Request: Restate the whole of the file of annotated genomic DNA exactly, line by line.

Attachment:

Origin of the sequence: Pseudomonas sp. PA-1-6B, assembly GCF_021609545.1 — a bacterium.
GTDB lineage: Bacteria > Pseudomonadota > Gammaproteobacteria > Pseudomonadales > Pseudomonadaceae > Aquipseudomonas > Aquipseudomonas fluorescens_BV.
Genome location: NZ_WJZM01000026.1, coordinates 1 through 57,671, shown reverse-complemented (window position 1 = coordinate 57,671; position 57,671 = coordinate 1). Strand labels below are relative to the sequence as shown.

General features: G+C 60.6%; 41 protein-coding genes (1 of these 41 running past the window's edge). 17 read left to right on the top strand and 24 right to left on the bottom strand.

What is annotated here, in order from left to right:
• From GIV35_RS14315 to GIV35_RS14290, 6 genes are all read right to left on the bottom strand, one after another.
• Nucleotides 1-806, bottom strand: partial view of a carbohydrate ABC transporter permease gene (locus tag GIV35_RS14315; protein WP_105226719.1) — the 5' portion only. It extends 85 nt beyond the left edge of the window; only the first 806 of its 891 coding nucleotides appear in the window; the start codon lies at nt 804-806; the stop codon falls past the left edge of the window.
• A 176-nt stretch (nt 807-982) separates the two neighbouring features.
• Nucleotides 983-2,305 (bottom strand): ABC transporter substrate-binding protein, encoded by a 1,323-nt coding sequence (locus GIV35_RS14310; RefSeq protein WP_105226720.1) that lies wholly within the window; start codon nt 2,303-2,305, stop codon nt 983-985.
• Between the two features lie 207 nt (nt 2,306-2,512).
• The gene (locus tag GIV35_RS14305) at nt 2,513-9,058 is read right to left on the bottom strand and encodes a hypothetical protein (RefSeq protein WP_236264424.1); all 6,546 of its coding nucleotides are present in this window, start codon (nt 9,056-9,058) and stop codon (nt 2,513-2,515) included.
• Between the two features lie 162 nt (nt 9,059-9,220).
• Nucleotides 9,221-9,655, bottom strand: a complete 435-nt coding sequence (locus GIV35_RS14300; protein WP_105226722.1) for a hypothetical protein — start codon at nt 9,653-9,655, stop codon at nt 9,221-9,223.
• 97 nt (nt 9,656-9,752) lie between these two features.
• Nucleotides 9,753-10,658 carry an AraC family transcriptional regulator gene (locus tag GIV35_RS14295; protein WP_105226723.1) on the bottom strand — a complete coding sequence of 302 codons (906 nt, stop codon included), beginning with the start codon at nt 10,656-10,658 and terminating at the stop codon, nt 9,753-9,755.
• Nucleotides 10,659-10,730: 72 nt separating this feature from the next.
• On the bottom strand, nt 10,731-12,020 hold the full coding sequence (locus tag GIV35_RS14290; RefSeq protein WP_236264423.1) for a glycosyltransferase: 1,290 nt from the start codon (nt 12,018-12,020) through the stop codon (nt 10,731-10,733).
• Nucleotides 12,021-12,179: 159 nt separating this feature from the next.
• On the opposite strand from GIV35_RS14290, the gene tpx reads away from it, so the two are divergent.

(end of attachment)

Origin of the sequence: Pseudomonas sp. PA-1-6B, assembly GCF_021609545.1 — a bacterium.
GTDB lineage: Bacteria > Pseudomonadota > Gammaproteobacteria > Pseudomonadales > Pseudomonadaceae > Aquipseudomonas > Aquipseudomonas fluorescens_BV.
Genome location: NZ_WJZM01000026.1, coordinates 1 through 57,671, shown reverse-complemented (window position 1 = coordinate 57,671; position 57,671 = coordinate 1). Strand labels below are relative to the sequence as shown.

General features: G+C 60.6%; 41 protein-coding genes (1 of these 41 running past the window's edge). 17 read left to right on the top strand and 24 right to left on the bottom strand.

What is annotated here, in order from left to right:
• From GIV35_RS14315 to GIV35_RS14290, 6 genes are all read right to left on the bottom strand, one after another.
• Nucleotides 1-806, bottom strand: partial view of a carbohydrate ABC transporter permease gene (locus tag GIV35_RS14315; protein WP_105226719.1) — the 5' portion only. It extends 85 nt beyond the left edge of the window; only the first 806 of its 891 coding nucleotides appear in the window; the start codon lies at nt 804-806; the stop codon falls past the left edge of the window.
• A 176-nt stretch (nt 807-982) separates the two neighbouring features.
• Nucleotides 983-2,305 (bottom strand): ABC transporter substrate-binding protein, encoded by a 1,323-nt coding sequence (locus GIV35_RS14310; RefSeq protein WP_105226720.1) that lies wholly within the window; start codon nt 2,303-2,305, stop codon nt 983-985.
• Between the two features lie 207 nt (nt 2,306-2,512).
• The gene (locus tag GIV35_RS14305) at nt 2,513-9,058 is read right to left on the bottom strand and encodes a hypothetical protein (RefSeq protein WP_236264424.1); all 6,546 of its coding nucleotides are present in this window, start codon (nt 9,056-9,058) and stop codon (nt 2,513-2,515) included.
• Between the two features lie 162 nt (nt 9,059-9,220).
• Nucleotides 9,221-9,655, bottom strand: a complete 435-nt coding sequence (locus GIV35_RS14300; protein WP_105226722.1) for a hypothetical protein — start codon at nt 9,653-9,655, stop codon at nt 9,221-9,223.
• 97 nt (nt 9,656-9,752) lie between these two features.
• Nucleotides 9,753-10,658 carry an AraC family transcriptional regulator gene (locus tag GIV35_RS14295; protein WP_105226723.1) on the bottom strand — a complete coding sequence of 302 codons (906 nt, stop codon included), beginning with the start codon at nt 10,656-10,658 and terminating at the stop codon, nt 9,753-9,755.
• Nucleotides 10,659-10,730: 72 nt separating this feature from the next.
• On the bottom strand, nt 10,731-12,020 hold the full coding sequence (locus tag GIV35_RS14290; RefSeq protein WP_236264423.1) for a glycosyltransferase: 1,290 nt from the start codon (nt 12,018-12,020) through the stop codon (nt 10,731-10,733).
• Nucleotides 12,021-12,179: 159 nt separating this feature from the next.
• On the opposite strand from GIV35_RS14290, the gene tpx reads away from it, so the two are divergent.